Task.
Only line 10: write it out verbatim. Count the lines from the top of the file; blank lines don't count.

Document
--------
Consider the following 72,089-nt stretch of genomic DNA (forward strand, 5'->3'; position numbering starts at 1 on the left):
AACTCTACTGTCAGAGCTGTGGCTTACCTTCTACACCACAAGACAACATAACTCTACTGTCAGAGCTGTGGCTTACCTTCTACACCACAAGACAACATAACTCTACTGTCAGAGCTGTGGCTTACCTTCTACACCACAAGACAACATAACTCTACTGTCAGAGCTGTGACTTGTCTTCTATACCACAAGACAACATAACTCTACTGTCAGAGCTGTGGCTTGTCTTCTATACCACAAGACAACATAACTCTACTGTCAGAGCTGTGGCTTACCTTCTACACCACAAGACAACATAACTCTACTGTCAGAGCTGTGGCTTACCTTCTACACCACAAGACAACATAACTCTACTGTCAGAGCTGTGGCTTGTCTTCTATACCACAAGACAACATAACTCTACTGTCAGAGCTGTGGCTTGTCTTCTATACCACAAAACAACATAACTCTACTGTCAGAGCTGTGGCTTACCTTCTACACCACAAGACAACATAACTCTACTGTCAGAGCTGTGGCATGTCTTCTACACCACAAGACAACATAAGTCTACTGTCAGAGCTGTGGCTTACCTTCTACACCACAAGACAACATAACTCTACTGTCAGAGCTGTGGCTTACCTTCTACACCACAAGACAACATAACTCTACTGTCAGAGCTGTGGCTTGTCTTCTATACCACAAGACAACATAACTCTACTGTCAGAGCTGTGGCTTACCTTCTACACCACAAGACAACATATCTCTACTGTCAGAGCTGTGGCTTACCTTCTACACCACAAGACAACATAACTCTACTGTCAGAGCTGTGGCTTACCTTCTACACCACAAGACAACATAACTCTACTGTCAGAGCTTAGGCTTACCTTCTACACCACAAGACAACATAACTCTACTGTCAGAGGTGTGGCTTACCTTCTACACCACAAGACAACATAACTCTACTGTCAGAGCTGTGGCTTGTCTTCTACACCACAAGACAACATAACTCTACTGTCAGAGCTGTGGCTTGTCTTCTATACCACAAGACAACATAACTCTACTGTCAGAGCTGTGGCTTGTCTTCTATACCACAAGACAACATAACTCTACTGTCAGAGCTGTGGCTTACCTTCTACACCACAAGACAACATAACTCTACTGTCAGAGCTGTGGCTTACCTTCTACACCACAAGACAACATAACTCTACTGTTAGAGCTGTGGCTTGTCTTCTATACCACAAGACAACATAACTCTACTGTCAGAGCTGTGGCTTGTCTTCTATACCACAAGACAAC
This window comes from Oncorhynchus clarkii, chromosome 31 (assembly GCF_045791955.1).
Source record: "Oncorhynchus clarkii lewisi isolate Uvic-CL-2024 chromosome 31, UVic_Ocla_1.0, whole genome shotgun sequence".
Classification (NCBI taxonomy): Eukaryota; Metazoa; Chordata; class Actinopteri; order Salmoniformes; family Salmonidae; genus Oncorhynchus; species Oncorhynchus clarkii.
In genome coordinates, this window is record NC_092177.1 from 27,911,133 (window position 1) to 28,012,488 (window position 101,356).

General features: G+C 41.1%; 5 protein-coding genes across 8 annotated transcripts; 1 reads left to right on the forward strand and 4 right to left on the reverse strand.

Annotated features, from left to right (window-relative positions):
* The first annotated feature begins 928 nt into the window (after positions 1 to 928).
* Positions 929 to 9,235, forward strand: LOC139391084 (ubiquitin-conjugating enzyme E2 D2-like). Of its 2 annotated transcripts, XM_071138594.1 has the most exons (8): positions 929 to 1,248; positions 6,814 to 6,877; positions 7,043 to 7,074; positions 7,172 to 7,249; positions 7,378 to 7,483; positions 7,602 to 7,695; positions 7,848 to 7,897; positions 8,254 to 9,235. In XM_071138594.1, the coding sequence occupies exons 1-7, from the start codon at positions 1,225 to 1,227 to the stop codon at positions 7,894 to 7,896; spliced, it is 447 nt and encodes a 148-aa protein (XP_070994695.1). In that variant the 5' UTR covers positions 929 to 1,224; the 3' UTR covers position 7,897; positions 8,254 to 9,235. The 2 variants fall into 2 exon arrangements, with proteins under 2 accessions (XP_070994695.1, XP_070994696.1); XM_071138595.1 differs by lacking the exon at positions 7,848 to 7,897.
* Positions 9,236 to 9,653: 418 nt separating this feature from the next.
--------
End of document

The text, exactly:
* Positions 929 to 9,235, forward strand: LOC139391084 (ubiquitin-conjugating enzyme E2 D2-like). Of its 2 annotated transcripts, XM_071138594.1 has the most exons (8): positions 929 to 1,248; positions 6,814 to 6,877; positions 7,043 to 7,074; positions 7,172 to 7,249; positions 7,378 to 7,483; positions 7,602 to 7,695; positions 7,848 to 7,897; positions 8,254 to 9,235. In XM_071138594.1, the coding sequence occupies exons 1-7, from the start codon at positions 1,225 to 1,227 to the stop codon at positions 7,894 to 7,896; spliced, it is 447 nt and encodes a 148-aa protein (XP_070994695.1). In that variant the 5' UTR covers positions 929 to 1,224; the 3' UTR covers position 7,897; positions 8,254 to 9,235. The 2 variants fall into 2 exon arrangements, with proteins under 2 accessions (XP_070994695.1, XP_070994696.1); XM_071138595.1 differs by lacking the exon at positions 7,848 to 7,897.